When the pandemic struck in March 2020, Kaiser Permanente was forced to pause its volunteer services program in Oregon and Southwest Washington, leaving the program with an uncertain future in uncertain times.
But only 3 months later, in June 2020, Kaiser Permanente retooled its programs in hospitals, clinics, and hospice to offer remote and some safe in-person options that gave volunteers new opportunities to serve health care workers, patients, and their families during a critical time
Overall, in 2021, 834 volunteers provided 33,938 hours of service. Many of them were new to the work and offered their time because they had lost their jobs or found themselves with more flexible schedules.
“We realized our volunteers were coming back because it was tough to be away,” said Randi Orth, Kaiser Permanente’s volunteer services program manager for clinics in Oregon and Southwest Washington. “People were isolated.”
And they felt compelled to serve heroic front-line workers who were risking their lives for their communities.
“They felt like, ‘We need to be there for our nurses. We need to be there for our doctors,’” Orth said.
A key role and a personal connection
In pre-COVID-19 times, volunteers served a variety of roles at clinics and hospitals, welcoming patients and their families, answering nonmedical questions, and giving directions. They pushed wheelchairs, restocked supplies, filled to-go bags for patients, and served as troubleshooters.
Hospice volunteers conducted home visits with terminally ill patients and their families. They offered respite care and support to the patient’s family and friends. Sometimes they simply sat with a patient, providing companionship at a difficult time.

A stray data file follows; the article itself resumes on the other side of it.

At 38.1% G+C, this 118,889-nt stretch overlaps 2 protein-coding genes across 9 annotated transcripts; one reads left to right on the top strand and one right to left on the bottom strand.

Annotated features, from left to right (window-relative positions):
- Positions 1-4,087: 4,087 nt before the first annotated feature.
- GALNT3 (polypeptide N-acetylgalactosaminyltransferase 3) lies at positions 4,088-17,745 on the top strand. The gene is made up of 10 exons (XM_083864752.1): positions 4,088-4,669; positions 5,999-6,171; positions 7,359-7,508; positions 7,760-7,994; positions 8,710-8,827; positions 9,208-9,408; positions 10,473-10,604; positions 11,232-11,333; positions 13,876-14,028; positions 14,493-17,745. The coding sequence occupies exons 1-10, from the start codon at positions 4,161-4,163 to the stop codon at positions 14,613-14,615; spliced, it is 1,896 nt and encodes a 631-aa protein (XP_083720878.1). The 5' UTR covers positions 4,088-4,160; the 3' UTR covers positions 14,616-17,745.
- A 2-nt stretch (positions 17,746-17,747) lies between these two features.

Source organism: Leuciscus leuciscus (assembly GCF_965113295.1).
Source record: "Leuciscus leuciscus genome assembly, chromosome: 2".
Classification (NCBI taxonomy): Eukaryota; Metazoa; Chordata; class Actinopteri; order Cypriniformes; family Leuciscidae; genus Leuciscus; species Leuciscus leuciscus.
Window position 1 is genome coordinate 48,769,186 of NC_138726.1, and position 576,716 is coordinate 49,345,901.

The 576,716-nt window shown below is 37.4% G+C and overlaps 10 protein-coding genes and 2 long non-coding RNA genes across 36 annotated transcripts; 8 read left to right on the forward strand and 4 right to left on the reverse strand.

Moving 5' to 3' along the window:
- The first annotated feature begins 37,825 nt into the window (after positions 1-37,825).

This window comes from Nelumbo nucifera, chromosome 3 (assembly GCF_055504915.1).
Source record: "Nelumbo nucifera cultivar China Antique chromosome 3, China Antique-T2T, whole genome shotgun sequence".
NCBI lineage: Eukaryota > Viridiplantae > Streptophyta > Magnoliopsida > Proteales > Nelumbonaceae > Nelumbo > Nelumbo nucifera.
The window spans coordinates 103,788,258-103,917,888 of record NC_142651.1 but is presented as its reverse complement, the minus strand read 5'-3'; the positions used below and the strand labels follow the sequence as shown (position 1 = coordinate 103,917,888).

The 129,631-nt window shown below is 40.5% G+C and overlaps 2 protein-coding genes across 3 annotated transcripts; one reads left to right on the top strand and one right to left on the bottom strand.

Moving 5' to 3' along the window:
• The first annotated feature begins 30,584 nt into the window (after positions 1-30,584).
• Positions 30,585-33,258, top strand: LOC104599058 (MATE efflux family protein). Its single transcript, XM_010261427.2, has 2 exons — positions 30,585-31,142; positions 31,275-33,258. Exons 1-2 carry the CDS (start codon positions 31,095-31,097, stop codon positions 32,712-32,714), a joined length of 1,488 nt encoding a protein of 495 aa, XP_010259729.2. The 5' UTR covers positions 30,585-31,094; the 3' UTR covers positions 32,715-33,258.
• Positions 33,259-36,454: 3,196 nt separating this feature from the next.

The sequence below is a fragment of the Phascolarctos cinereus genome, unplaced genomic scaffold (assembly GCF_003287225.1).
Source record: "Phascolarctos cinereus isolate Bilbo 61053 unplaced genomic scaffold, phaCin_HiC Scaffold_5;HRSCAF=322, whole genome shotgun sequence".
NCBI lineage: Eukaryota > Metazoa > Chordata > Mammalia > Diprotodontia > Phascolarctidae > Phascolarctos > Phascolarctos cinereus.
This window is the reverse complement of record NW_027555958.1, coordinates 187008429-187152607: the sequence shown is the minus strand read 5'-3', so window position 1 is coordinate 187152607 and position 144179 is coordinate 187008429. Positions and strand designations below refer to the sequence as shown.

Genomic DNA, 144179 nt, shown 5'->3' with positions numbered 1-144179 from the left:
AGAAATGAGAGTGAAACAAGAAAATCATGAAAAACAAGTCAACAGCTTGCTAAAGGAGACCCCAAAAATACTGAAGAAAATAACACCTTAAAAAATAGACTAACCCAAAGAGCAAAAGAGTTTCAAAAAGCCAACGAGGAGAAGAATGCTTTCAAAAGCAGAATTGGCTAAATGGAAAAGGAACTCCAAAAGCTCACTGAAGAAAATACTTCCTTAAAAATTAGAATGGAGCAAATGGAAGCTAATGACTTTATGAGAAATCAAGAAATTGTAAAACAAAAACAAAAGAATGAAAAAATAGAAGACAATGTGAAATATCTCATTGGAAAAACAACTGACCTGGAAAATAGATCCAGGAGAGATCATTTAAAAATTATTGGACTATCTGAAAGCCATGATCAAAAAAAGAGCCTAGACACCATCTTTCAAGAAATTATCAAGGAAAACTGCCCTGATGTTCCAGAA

“The personal connection you make with patients and their families during your visits is the heart of hospice volunteering,” said Olivia Lamb, a Kaiser Permanente retiree in Portland, who has volunteered since 2016.
“I’ve been privileged to listen to patients share their life stories, their fondest memories of loved ones, their experiences, and their regrets; or, sometimes, being there as a quiet reassuring presence.”
Providing critical support during the pandemic
But the pandemic changed everything. Many on-site volunteer services were altered to reflect health and safety protocols — or stopped altogether. At Kaiser Permanente Sunnyside and Westside medical centers, volunteers provided thousands of hours to keep the facilities safe by wiping down high-touch areas. For hospice volunteers, home visits and other in-person services were paused until COVID-19 restrictions eased.
“As a volunteer,” said Lamb, “not being able to make that personal connection with patients and their families during the pandemic was a profound loss.”
But, like many Kaiser Permanente volunteers, Lamb adapted. She visited with patients by phone and now provides office support for hospice and bereavement programs.
Pivoting to make a difference
New ways of thinking became the hallmark of the program in the wake of the ongoing pandemic.
Volunteers pivoted to support care delivery staff by distributing meals to boost morale among weary front-line workers. They provided peer support over the phone for patients with cancer who wanted to talk with someone who could understand their experience. And volunteers checked in on each other to provide mental health and general support during this difficult time, demonstrating true community within the program.
Perhaps the biggest triumph was the mass vaccination clinic at the Oregon Convention Center, where more than 350 Kaiser Permanente volunteers helped guide people through the process of getting their COVID-19 vaccinations.
“It’s really inspiring work,” said Orth. There’s been so much uncertainly and stress over the past 2 years. But it’s been so lovely to see all of our employees and volunteers work together during the pandemic.”
If you are interested in giving back, making connections, and caring for others, learn how to become a Kaiser Permanente volunteer.